How Alabama taught its children to be racists

This article talks about indoctrination education in Alabama, concentrating on an Alabama History textbook used in that state’s Fourth Grade state history classes from 1957 to 1970.  It certainly explains a great deal.

Here are some examples:

“One of the little Negro boys is called ‘Jig’ He got that name because he dances so well when the Negroes play their banjos.”

But they feel sorry for the slaveholders:  “No plantation had a model group of slaves, for planters had to buy whatever slaves they could get. Some slaves were good workers and very obedient. Many took pride in what they did, and loved their cabins and the plantation as much as if they actually owned them. Others were lazy, disobedient, and sometimes vicious.”

It helps explain why a number of folks have a perverted view of history:  “The Southerners had a right under the law to own slaves, and the Southern states had a right under the law to leave the United States. Many Southerners did not want to leave the Union. But when Abraham Lincoln was elected president in 1860, the South felt that they had to leave the Union to keep their rights.”

And they even find the KKK to be heroic: “After a while the Klan struck fear in the hearts of the “carpetbaggers” and other lawless men who had taken control of the state…. The Negroes who had been fooled by the false promises of the “carpetbaggers” decided to get themselves jobs and settle down to make an honest living.”

Explains a great deal, doesn’t it?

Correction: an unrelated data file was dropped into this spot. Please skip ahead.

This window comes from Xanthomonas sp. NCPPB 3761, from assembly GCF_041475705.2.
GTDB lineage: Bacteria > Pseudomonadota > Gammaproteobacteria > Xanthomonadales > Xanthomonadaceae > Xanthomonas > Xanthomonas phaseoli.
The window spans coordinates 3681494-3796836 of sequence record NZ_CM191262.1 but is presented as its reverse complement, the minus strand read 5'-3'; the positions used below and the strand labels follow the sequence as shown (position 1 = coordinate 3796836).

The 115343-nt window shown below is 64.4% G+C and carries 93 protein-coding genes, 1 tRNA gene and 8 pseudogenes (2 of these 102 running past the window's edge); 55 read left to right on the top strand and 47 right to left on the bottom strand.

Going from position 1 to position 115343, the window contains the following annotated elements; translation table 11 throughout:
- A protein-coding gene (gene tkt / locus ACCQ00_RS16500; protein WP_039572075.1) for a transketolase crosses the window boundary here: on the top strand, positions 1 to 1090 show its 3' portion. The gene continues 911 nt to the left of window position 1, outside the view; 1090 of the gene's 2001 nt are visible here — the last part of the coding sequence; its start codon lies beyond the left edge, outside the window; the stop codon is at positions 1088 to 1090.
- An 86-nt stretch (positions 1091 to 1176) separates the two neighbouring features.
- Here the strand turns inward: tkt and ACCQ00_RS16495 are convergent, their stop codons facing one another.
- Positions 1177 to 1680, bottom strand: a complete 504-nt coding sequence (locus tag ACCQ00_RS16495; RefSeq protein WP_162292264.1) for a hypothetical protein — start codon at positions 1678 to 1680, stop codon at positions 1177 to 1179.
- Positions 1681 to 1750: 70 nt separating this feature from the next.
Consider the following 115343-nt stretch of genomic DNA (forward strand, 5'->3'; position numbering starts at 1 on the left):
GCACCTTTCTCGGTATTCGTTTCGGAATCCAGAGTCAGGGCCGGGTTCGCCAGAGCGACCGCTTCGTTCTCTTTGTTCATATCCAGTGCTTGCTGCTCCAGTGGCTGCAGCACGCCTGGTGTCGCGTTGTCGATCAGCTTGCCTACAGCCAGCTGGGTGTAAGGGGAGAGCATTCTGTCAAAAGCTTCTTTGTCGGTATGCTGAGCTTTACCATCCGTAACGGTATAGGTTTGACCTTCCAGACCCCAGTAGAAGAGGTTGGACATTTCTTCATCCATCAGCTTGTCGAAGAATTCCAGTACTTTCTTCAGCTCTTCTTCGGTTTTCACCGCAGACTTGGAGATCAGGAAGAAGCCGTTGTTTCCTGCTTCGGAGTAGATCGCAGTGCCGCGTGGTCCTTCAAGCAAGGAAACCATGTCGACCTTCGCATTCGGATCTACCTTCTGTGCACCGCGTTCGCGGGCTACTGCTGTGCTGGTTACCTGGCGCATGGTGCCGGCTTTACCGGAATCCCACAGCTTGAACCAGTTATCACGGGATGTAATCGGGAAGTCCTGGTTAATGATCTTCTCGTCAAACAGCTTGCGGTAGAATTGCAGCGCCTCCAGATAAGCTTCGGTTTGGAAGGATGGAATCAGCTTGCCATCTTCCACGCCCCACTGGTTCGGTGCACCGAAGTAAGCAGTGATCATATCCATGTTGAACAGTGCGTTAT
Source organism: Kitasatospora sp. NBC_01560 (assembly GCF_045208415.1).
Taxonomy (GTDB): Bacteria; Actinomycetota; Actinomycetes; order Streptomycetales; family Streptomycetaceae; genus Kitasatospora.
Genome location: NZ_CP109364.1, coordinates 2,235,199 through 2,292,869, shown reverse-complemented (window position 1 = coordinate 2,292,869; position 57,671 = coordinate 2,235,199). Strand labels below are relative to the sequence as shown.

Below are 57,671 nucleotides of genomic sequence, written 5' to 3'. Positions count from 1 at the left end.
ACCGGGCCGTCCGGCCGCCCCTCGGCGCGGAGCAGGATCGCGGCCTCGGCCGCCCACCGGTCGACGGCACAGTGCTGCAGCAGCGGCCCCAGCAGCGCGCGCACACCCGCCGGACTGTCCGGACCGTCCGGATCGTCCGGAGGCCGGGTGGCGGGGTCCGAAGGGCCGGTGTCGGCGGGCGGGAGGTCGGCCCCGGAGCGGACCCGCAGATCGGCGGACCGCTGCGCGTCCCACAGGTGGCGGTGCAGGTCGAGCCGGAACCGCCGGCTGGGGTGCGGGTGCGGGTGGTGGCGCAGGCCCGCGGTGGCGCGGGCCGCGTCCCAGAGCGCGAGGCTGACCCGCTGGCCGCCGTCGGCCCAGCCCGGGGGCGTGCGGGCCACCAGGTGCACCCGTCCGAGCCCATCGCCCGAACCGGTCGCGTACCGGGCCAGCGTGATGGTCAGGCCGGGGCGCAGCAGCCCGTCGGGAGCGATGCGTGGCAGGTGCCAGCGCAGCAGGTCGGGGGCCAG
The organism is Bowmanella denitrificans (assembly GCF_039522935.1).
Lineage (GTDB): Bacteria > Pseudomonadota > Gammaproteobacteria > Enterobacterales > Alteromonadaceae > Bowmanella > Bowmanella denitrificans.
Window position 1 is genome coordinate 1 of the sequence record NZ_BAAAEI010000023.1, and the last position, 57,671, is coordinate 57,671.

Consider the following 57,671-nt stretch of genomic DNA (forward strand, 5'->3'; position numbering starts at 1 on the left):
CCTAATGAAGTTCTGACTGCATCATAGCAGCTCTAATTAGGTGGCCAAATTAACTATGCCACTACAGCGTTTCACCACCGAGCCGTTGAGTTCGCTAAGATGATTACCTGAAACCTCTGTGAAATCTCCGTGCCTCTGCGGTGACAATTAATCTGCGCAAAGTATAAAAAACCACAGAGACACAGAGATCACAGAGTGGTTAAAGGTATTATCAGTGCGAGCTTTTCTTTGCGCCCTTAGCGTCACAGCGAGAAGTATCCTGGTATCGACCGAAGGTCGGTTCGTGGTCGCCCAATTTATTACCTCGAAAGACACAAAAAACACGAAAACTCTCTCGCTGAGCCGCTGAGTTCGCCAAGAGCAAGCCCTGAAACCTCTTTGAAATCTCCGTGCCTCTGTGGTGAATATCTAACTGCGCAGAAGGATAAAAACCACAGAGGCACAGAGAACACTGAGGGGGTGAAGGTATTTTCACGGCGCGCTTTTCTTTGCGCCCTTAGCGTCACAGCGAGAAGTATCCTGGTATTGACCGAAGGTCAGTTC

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3 comments

  1. jfepperson · · Reply

    Sadly, it does.

  2. Anne Peasley · · Reply

    I believe the movie Gone With the Wind did damage–far more than he book.

  3. Wow!
    This book and the movie ‘Gone With the Wind’ are just two examples of the constant validation and justification used constantly from politics, religion and other aspects of culture to reinforce these ideas.

    Thanks to Al and his efforts in sharing objective historical facts and evidence it is refreshing to me that his efforts in sharing is in such stark contrast to the voices I hear trying to revise and revive
    some warped “honorable” view of the “dishonorable” acts we see in the efforts to sanitize the institution of slavery and this racism intertwined in the fabric of American culture.

    From Al’s many posts I find it so interesting how Jefferson Davis and the voices who stated plainly why they were seceding from the Union in 1861 tried to sanitize all of this later in the “Lost Cause.”

    Thanks Al

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